This fall, let's kick it up a digital notch and start experimenting more with the technologies available to us. Depending on where you stand on the technology-pioneer continuum, you may be two steps ahead of me or looking at me cautiously from the side. Either way, this post and the next few to follow will provide brief overviews of some easy-to-use digital tools I think every teacher should experiment with, use in the classroom, or employ for personal productivity.
The first tool I'd like to explore is the online calendar. Keeping an electronic calendar is nothing new, but you'd be surprised at how few people use one. It took me several years to let go of my paper-based day planner, but once I settled into the digital-calendar world, I never looked back. If I had ever lost my day planner, all my calendar entries would have gone with it, except for the few things I had memorized -- which means I would be deprived of records for just about everything except my daughter's birthday.
I wanted a calendar that was software independent, accessible from anywhere, and capable of keeping more than one of my calendars -- for example, I have one for work and another with personal information. Although several good online calendars -- Yahoo! Calendar and Apple's iCal, to name a few -- are available, I chose Google Calendar.
Because the calendar is online and backed up automatically, I don't have to worry that I'll misplace it. Every so often, I print out a copy of my calendar to take with me in case I'm without my laptop or online access -- although that's rare. I give read/write access to a few coworkers, my daughter, my spouse, and anyone else who needs to know where I am, add events to the calendar, or give me redirection.
Google Calendar also has a few fun options such as "smart entries": I simply type "Chloe's recital at 9," and Google knows "at 9" means the time of the appointment and automatically places the entry in the correct spot. I can attach a reminder to that entry, such as an email or a pop-up -- or (my favorite) a cell phone text-message reminder. By attaching that feature to an entry, I can have a text message sent to myself (and whoever else subscribes to this calendar) just to make absolutely sure I don't forget. Can you imagine how cool it would be to attach this feature to a classroom calendar? Your students and their parents could receive an automatic text message about upcoming tests and other important classroom events.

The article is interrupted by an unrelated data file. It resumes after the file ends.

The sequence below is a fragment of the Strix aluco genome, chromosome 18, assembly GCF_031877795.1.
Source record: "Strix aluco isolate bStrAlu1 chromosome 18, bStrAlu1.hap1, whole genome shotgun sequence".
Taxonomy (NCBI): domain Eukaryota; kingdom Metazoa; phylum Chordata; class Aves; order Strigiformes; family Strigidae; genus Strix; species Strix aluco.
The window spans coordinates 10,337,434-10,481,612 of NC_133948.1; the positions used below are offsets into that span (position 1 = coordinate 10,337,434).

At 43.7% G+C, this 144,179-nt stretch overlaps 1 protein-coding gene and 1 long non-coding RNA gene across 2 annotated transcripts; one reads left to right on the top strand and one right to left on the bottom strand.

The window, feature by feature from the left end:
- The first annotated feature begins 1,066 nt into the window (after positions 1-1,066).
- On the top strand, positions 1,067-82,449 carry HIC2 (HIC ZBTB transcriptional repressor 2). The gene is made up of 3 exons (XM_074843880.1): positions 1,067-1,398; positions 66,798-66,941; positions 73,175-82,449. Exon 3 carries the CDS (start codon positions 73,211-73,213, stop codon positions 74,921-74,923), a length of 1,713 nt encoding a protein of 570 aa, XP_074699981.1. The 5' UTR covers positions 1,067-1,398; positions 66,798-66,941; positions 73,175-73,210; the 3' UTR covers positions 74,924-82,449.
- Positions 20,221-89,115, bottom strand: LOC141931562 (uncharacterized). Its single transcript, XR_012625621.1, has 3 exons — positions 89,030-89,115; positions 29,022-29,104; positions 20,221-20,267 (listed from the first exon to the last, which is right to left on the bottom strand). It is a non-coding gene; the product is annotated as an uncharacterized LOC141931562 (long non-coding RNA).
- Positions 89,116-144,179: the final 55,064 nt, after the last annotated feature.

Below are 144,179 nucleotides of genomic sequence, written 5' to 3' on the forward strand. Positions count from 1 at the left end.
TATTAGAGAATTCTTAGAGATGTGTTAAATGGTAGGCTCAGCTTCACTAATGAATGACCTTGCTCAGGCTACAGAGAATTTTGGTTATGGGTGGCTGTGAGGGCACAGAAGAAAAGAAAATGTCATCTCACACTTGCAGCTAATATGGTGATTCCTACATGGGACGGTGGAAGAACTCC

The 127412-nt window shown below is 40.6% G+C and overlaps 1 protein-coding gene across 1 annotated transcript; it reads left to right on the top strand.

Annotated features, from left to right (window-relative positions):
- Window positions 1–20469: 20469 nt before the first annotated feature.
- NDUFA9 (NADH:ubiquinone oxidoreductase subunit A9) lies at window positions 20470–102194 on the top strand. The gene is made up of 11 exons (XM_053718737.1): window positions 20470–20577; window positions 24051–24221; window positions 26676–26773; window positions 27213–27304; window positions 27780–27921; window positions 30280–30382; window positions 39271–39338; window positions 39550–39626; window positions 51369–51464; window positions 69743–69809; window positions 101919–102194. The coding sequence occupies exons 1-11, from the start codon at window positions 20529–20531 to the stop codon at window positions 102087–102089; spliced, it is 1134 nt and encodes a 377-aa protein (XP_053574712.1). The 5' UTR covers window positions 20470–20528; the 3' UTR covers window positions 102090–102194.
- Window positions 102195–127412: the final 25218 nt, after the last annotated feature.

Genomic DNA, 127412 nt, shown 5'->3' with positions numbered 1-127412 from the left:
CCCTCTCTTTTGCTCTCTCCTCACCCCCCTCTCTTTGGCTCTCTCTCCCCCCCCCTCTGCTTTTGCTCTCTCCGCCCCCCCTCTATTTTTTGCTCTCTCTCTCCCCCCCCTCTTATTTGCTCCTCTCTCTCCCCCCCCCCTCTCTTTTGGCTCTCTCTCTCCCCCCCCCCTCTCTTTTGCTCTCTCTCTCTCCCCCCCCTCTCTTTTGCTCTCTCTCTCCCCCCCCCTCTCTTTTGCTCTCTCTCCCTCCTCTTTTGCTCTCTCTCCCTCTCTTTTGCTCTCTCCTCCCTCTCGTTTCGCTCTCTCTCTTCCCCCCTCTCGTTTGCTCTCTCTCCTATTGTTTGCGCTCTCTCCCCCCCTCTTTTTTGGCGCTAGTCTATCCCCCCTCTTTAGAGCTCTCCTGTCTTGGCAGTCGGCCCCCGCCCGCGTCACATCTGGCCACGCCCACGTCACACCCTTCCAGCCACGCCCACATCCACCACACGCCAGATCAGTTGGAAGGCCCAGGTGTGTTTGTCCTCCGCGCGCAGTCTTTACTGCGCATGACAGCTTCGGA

The collaborative side of online calendars is limitless. You can create a class calendar to which parents and students subscribe. The calendar could contain birthdays, classroom-event reminders, test schedules, or project timelines. And, because online calendars offer RSS feeds, parents always have a live calendar they can access from anywhere -- you won't need to worry that a student lost a paper calendar on the way home. Another option is to set up a separate calendar for each class period. In addition, teacher teams can share a team calendar, eliminating the need to enter similar information across multiple calendars.
Google has a nice Help and overview page. The calendar allows you to import and export between iCal, Outlook, and more. It also integrates with your email program. Get familiar with the calendar by playing around -- start a calendar of important birthdays and set up reminders for them. Create a separate calendar for school business. Build another with your students' pertinent information, and enter their parents' cell numbers so you can send text reminders. There's so much you can do. Let me know what you think of this online system -- what does or doesn't work for you, or interesting ways you've organized your calendars. Post your responses here so we can all learn together.